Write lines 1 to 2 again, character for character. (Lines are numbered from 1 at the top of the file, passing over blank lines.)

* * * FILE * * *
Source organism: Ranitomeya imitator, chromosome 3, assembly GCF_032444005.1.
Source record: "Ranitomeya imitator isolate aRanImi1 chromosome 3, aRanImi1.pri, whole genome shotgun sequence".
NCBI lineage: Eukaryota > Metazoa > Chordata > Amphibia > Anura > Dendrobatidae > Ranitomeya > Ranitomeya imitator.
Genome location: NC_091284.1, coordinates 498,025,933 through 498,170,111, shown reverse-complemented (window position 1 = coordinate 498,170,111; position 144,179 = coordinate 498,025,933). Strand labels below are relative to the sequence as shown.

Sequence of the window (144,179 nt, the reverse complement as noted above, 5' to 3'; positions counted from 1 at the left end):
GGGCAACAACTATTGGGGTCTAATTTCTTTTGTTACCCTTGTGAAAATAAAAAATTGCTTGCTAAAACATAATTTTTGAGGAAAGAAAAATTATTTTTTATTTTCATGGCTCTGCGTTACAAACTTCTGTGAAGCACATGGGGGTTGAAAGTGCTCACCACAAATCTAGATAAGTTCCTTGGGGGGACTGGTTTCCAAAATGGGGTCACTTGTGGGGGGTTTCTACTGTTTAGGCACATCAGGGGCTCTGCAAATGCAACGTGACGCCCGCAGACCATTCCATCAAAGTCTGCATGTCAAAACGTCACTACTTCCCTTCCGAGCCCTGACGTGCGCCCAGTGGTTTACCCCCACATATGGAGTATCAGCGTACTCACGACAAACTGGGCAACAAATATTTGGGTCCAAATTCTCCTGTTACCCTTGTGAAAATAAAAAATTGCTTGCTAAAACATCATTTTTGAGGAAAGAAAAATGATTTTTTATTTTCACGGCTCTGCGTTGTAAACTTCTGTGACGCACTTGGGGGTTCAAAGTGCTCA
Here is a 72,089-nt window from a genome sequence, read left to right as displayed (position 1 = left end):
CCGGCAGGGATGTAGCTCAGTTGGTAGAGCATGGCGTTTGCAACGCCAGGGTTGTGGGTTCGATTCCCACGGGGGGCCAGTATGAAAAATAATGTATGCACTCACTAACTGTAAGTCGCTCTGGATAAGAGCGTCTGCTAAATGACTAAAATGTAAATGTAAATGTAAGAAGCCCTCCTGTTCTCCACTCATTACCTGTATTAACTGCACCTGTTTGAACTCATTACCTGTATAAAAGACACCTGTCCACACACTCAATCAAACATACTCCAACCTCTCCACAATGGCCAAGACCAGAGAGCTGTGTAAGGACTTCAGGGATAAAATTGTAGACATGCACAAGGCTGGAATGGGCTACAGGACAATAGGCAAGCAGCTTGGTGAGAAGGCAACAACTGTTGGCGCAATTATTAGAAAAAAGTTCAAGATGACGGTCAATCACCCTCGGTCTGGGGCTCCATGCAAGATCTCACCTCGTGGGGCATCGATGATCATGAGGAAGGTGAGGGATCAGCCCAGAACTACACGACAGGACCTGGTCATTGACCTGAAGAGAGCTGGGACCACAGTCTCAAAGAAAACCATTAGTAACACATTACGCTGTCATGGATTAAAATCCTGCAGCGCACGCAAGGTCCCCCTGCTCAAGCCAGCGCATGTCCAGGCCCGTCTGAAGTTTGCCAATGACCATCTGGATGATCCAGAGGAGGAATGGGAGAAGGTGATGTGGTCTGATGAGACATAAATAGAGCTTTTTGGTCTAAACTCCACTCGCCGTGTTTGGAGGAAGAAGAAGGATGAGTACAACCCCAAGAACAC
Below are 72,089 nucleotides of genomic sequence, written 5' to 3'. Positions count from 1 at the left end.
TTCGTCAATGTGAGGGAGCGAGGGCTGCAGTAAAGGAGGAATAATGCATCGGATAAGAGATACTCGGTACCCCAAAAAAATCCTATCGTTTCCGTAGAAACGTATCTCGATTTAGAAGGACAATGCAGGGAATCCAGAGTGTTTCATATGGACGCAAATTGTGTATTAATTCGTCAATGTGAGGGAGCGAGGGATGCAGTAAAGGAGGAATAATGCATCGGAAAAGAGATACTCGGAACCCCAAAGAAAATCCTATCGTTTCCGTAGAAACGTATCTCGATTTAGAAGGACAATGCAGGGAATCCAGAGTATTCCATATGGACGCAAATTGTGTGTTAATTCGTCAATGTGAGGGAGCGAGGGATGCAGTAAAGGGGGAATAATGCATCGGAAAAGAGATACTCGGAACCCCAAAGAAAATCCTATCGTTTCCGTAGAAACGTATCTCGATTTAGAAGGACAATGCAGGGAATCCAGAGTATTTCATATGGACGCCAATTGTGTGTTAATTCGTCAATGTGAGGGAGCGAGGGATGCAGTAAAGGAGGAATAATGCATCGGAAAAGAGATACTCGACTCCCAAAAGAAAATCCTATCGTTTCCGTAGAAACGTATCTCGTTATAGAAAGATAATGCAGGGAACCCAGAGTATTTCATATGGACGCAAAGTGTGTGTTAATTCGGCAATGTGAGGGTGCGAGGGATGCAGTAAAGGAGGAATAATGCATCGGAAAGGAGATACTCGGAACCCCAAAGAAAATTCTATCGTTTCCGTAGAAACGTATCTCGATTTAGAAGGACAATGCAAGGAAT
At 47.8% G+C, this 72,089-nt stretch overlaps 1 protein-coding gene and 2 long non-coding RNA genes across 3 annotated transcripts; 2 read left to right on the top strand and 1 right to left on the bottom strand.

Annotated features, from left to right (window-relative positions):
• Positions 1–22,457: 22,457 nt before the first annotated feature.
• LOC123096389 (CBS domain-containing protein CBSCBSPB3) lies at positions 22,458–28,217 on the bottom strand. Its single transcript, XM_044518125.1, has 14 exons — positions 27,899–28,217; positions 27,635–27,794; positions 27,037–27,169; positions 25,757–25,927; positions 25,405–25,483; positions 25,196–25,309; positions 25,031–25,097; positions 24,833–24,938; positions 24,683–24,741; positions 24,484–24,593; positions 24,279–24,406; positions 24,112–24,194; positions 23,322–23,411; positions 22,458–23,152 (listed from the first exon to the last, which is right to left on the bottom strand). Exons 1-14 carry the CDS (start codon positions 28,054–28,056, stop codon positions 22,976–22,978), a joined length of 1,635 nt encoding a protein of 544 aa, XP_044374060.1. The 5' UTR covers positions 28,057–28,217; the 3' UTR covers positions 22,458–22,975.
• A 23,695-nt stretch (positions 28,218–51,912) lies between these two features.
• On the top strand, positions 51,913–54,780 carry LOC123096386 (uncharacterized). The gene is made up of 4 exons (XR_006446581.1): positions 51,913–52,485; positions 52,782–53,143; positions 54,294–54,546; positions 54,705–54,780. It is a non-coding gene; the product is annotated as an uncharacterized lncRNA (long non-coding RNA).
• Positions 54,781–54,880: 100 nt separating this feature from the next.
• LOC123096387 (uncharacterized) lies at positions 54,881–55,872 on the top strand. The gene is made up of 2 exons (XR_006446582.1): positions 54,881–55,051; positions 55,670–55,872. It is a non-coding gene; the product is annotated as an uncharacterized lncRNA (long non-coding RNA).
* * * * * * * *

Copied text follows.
Source organism: Ranitomeya imitator, chromosome 3, assembly GCF_032444005.1.
Source record: "Ranitomeya imitator isolate aRanImi1 chromosome 3, aRanImi1.pri, whole genome shotgun sequence".